National Make a Friend Day doubles as training for newest dogs at K9s for Warriors
Service dogs-in-training at K9s for Warriors meet students from Fletcher High’s Interact Club, which has helped sponsor 15 dogs since 2014
ST. JOHNS COUNTY, Fla. – National Make a Friend Day doubled as training for the newest pups at K9s for Warriors.
Their training includes three phases: learning foundations, impulse training and polishing. On Tuesday, the service dogs-in-training met students from Fletcher High School’s Interact Club to focus on the impulse phase.
“Really important for public access because it’s about impulse control. Dogs are, generally, naturally friendly. They want to go interact with people. So this particular cue is to make it so that they aren’t just going to say ‘hi’ all the time," said Michele Tate, K9s for Warriors’ lead dog trainer. "So if we put a little bit of obedience on it, it makes it much easier for them to know when they can do it and when it’s not appropriate.”
"Make a Friend” is a cue that the dogs are taught so they know when and whom they are allowed to greet while in “working” mode. The students got to “make a friend” while also understanding the important role that these animals play for veterans and their families.
“The ‘Make a Friend’ portion was really awesome because we attend a lot of graduations, but we can’t really interact with the dog and the trainers as much,” said Grace Loyd, a member of Fletcher High’s Interact Club. “So being able to come here today and pet the dogs and see how well trained they are was really a great experience."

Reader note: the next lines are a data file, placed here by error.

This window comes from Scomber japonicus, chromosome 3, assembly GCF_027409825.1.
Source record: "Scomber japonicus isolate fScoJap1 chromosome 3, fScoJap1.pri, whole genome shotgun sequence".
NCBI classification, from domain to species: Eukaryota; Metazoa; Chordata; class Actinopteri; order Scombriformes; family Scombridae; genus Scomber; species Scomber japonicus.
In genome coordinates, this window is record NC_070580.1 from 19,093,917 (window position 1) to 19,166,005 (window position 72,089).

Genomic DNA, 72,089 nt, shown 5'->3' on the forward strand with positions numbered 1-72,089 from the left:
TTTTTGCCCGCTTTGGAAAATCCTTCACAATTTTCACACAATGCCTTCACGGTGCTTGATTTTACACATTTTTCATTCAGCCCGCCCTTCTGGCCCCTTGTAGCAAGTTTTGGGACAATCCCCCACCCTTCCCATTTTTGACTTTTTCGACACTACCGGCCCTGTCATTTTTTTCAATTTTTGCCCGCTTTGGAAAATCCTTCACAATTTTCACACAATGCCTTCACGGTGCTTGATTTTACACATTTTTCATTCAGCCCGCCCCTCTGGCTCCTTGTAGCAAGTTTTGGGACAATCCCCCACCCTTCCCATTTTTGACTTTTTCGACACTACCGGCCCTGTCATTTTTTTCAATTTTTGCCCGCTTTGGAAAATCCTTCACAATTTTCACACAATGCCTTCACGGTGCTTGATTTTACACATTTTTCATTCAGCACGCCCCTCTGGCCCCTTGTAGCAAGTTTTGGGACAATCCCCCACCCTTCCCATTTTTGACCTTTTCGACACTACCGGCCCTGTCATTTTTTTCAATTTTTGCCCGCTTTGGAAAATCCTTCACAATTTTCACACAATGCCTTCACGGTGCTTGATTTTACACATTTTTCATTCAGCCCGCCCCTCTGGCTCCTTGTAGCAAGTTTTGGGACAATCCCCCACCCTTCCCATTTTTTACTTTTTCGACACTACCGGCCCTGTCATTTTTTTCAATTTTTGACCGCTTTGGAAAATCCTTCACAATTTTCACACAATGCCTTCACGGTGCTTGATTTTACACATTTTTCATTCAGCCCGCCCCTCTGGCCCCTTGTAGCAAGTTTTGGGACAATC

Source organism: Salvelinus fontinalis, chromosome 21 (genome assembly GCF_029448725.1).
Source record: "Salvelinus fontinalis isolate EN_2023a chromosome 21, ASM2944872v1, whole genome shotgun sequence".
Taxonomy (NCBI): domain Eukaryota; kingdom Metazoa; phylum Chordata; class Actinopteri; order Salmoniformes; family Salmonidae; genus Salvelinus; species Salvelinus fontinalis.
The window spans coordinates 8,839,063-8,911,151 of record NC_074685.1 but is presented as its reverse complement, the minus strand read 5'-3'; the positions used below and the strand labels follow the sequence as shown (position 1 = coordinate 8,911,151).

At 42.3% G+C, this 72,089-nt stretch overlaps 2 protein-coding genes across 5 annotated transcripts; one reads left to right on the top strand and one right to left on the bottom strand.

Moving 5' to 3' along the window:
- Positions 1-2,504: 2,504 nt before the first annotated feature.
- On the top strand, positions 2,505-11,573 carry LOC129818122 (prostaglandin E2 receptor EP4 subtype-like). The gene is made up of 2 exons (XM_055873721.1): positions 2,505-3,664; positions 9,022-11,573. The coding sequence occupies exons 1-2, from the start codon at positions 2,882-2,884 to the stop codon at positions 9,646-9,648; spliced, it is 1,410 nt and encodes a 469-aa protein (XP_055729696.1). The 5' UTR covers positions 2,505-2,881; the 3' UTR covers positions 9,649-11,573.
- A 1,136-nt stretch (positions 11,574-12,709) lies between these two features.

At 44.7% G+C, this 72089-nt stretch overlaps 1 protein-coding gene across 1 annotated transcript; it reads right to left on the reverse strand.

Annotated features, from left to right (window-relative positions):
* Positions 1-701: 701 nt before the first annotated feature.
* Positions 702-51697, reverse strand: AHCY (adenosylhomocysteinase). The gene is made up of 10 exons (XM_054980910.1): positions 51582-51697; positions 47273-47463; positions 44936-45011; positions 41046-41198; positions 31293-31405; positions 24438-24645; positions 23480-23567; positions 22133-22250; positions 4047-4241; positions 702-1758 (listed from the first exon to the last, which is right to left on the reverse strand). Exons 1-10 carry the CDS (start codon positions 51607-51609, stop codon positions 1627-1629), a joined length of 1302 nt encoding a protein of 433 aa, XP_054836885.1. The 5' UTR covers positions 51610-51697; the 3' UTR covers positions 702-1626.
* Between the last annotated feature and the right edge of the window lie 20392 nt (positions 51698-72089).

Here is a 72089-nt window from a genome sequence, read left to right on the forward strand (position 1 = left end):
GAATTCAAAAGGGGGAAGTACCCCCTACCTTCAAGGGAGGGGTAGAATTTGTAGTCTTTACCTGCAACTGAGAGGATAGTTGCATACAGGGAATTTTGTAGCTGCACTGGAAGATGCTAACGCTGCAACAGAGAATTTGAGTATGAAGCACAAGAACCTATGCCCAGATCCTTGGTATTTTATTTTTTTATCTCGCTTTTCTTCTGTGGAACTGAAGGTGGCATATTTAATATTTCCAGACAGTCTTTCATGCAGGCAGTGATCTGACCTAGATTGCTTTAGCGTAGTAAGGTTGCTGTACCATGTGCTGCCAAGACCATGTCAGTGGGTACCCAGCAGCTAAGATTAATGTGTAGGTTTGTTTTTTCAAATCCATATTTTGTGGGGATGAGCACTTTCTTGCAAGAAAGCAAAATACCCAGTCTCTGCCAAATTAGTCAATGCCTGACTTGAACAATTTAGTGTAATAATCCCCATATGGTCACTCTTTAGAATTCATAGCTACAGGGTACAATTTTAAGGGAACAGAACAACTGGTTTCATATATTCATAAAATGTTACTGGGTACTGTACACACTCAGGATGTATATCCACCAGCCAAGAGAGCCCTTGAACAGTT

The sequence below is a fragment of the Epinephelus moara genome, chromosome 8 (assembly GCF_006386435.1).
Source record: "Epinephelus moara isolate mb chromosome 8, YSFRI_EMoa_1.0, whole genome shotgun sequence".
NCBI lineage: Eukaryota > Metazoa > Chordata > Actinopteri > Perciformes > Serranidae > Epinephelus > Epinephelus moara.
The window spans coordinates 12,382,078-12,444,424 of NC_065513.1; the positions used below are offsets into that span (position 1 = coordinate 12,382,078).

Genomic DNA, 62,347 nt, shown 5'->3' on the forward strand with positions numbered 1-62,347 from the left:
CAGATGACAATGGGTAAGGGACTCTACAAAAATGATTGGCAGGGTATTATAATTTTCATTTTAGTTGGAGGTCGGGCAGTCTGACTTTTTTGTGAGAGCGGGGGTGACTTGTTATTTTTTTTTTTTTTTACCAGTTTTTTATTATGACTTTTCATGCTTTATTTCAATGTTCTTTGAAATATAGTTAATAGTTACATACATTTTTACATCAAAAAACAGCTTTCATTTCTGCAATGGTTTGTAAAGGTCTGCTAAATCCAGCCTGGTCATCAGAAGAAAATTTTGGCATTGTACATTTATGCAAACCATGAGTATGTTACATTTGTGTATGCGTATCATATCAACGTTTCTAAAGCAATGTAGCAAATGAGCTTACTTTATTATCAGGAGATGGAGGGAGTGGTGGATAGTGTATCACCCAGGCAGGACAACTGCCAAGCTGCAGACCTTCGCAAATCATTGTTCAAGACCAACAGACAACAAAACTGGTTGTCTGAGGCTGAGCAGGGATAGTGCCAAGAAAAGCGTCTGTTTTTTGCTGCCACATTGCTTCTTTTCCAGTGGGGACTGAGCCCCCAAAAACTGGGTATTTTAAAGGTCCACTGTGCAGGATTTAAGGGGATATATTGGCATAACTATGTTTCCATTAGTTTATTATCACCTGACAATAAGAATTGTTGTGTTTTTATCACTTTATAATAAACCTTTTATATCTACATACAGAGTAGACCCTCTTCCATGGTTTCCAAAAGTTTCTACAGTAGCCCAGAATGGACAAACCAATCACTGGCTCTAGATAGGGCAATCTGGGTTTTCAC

The school’s Interact Club has been holding fundraisers for K9s for Warriors since 2014 and has helped sponsor 15 dogs.
“We’ve always had a knowledge of what impact service dogs have on the lives of veterans, but today, we got the opportunity to really see how the dogs are trained, what the trainers lives are like as they get to train these dogs,” said Parker Rossingnol, a member of the Fletcher High’s Interact Club.
While petting the service dogs-in-training was part of a special event, the organization reminds people that it’s important to not touch service dogs without getting a handler’s permission.
“Your natural impulse is to just pet a dog. They’re friendly. They’re nice. But it’s important to remember that the dogs are here to mitigate a disability," Tate said. “So it’s important to wait for that handler to cue you to meet the dog so that we can make sure both the handler and the dog are in the right frame of mind to be having so much fun.”
It’s safe to say many friends were made during this special training.
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